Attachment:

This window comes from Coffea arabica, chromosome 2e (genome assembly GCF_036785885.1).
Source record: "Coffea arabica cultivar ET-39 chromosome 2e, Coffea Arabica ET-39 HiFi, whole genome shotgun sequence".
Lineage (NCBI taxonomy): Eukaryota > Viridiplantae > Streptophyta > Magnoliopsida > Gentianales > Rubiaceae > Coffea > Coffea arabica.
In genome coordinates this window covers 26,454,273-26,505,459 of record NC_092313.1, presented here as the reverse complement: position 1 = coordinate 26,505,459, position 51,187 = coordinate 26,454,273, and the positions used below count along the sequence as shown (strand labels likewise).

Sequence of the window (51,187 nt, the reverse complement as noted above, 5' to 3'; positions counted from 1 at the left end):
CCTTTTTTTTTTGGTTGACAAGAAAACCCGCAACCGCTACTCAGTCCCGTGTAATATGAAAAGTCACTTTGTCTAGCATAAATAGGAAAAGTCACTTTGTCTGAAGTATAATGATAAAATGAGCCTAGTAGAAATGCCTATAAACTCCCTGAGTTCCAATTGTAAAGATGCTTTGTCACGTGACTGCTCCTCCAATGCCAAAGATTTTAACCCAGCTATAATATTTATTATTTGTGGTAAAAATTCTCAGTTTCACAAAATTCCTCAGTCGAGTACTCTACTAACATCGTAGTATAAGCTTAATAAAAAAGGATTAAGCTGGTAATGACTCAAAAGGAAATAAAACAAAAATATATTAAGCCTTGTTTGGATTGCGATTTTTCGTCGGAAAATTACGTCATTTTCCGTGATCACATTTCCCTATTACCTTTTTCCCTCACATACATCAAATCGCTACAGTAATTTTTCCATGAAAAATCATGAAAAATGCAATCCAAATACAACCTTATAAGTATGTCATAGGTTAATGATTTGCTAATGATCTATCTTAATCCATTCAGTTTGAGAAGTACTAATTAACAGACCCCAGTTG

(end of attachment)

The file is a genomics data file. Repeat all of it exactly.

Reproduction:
This window comes from Coffea arabica, chromosome 2e (genome assembly GCF_036785885.1).
Source record: "Coffea arabica cultivar ET-39 chromosome 2e, Coffea Arabica ET-39 HiFi, whole genome shotgun sequence".
Lineage (NCBI taxonomy): Eukaryota > Viridiplantae > Streptophyta > Magnoliopsida > Gentianales > Rubiaceae > Coffea > Coffea arabica.
In genome coordinates this window covers 26,454,273-26,505,459 of record NC_092313.1, presented here as the reverse complement: position 1 = coordinate 26,505,459, position 51,187 = coordinate 26,454,273, and the positions used below count along the sequence as shown (strand labels likewise).

Sequence of the window (51,187 nt, the reverse complement as noted above, 5' to 3'; positions counted from 1 at the left end):
CCTTTTTTTTTTGGTTGACAAGAAAACCCGCAACCGCTACTCAGTCCCGTGTAATATGAAAAGTCACTTTGTCTAGCATAAATAGGAAAAGTCACTTTGTCTGAAGTATAATGATAAAATGAGCCTAGTAGAAATGCCTATAAACTCCCTGAGTTCCAATTGTAAAGATGCTTTGTCACGTGACTGCTCCTCCAATGCCAAAGATTTTAACCCAGCTATAATATTTATTATTTGTGGTAAAAATTCTCAGTTTCACAAAATTCCTCAGTCGAGTACTCTACTAACATCGTAGTATAAGCTTAATAAAAAAGGATTAAGCTGGTAATGACTCAAAAGGAAATAAAACAAAAATATATTAAGCCTTGTTTGGATTGCGATTTTTCGTCGGAAAATTACGTCATTTTCCGTGATCACATTTCCCTATTACCTTTTTCCCTCACATACATCAAATCGCTACAGTAATTTTTCCATGAAAAATCATGAAAAATGCAATCCAAATACAACCTTATAAGTATGTCATAGGTTAATGATTTGCTAATGATCTATCTTAATCCATTCAGTTTGAGAAGTACTAATTAACAGACCCCAGTTG